|The burial mask of King Tut|
Recent DNA analysis indicates King Tut was the son of Nefertiti and her first cousin Akhenaten, French Egyptologist Marc Gabolde told an audience at Harvard's Science Center last week.
Here's a link to Alvin Powell's article in the Harvard Gazette, "A different take on Tut" which also notes that Gabolde told the audience that the tomb discovered in 1922 of the boy king Tutankhamun may have been hurriedly prepared when King Tut suddenly died of infection after breaking a leg.
Other details of Tut’s life, which Gabolde has pieced together from carved images and inscriptions, include a military campaign in Syria, in which he likely didn’t personally take part. Tut also was interested in Nubia, a region in southern Egypt and northern Sudan. Inscriptions on a fan that belonged to Tut showed him hunting ostriches, whose feathers were used to make the fan. In addition, Gabolde said, a staff found in Tut’s tomb had inscriptions that showed it was made of a tall reed, cut by Tut himself in a city on the Nile delta.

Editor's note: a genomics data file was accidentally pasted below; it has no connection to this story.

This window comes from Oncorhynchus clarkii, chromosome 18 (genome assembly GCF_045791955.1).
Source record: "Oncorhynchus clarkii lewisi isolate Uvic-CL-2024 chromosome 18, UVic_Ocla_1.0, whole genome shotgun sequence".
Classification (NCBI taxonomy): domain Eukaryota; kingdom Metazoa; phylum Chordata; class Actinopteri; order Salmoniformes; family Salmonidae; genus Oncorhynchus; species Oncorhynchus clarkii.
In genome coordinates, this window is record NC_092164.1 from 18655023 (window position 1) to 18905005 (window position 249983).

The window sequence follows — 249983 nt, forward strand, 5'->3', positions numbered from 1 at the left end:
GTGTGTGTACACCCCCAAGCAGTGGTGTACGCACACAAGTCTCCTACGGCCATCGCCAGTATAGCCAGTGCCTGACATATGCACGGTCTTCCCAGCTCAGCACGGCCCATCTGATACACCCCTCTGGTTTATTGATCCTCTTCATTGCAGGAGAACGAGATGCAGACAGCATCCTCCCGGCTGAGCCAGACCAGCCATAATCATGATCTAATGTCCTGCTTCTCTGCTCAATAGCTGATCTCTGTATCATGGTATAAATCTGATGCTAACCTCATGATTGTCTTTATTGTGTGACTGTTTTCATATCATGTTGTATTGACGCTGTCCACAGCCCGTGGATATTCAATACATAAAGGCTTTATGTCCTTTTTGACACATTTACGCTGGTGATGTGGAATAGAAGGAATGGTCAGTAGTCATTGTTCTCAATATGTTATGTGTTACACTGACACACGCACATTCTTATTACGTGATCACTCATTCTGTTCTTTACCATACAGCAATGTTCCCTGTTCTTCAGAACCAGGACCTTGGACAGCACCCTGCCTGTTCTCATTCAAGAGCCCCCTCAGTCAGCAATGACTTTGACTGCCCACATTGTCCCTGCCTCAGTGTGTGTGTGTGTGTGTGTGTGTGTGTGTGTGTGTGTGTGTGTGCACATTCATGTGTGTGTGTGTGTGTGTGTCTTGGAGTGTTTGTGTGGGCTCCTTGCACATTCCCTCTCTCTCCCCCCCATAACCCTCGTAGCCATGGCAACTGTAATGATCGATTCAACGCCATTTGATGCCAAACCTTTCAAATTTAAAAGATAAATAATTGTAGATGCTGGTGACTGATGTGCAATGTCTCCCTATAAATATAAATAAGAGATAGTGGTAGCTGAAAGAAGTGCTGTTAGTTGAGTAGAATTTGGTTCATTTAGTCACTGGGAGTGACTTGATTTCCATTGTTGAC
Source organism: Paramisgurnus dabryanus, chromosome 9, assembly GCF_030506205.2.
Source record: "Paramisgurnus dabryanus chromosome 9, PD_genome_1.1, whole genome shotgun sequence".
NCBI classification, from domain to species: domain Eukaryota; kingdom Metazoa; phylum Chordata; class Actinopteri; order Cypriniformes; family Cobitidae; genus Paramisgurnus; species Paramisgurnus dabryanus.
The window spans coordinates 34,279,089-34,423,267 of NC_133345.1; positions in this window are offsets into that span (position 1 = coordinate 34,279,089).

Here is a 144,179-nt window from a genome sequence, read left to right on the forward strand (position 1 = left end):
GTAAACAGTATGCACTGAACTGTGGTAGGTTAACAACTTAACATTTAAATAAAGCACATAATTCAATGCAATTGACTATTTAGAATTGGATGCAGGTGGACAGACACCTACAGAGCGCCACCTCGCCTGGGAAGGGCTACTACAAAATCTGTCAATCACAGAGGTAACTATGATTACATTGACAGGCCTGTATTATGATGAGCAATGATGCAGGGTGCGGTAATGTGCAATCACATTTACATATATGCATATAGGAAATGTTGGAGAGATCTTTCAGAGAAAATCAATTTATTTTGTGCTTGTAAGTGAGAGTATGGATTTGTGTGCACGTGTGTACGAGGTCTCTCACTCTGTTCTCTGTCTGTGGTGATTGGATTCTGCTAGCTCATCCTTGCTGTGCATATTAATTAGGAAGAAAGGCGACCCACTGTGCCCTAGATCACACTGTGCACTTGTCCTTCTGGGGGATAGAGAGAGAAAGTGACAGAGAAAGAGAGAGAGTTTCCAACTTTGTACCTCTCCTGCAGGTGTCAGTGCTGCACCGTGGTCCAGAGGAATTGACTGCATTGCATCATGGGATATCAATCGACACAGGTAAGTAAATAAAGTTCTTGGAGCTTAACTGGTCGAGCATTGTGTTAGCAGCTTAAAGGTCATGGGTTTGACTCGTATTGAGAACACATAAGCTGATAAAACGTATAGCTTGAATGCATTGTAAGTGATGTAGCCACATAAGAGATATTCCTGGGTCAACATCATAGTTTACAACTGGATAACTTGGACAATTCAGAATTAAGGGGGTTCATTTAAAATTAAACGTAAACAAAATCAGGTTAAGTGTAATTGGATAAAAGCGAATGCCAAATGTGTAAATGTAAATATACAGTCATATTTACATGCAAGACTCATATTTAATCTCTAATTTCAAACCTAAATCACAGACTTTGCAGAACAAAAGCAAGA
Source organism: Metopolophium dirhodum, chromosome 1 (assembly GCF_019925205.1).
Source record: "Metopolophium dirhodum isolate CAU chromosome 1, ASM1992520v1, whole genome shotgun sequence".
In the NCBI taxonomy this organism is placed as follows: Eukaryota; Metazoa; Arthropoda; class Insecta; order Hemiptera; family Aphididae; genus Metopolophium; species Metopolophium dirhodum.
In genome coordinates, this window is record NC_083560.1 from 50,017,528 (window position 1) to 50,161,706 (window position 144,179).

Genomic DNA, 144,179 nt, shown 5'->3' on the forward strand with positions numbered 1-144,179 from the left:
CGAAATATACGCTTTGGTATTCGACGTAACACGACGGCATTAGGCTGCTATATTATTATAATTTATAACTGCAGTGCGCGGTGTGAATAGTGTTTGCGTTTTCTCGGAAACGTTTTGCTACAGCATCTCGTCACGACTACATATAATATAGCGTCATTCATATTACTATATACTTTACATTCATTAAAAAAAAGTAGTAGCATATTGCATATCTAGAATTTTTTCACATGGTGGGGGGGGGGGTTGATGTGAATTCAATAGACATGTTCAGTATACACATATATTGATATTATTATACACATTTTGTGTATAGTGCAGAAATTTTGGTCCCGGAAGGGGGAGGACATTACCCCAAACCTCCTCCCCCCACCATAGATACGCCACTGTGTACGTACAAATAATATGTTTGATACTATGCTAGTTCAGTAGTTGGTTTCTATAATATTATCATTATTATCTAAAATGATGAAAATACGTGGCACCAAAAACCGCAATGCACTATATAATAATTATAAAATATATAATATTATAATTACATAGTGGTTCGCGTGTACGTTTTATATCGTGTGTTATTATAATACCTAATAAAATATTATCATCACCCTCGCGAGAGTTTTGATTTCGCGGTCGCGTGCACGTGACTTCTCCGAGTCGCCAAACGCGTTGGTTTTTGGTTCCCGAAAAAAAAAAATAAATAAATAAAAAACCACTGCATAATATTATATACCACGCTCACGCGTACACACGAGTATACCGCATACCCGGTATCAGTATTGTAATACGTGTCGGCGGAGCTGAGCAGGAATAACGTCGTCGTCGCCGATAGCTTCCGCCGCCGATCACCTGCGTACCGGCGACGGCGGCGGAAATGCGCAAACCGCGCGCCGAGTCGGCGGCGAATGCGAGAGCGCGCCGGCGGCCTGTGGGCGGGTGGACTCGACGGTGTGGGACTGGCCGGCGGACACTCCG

Gabolde also traced an ornament that was found with Tut when he was discovered in 1922, but had since disappeared. Gabolde said he believes the golden hawk-head clasp, part of a broad collar worn by Tut, is in a private collection, sold by Tut discoverer Howard Carter to pay for surgery later in his life. The rest of the broad collar was stolen during World War II, Gabolde said.A tour of King Tut's treasures ended last month in Seattle at the Pacific Science Center. Here's a link to a video on the Today in 2005 which covered the exhibit before it opened at the Los Angeles County Museum.
The home for King Tut's treasures is at the Egyptian Museum in Cairo. Here's the link to the Supreme Council of Antiquities.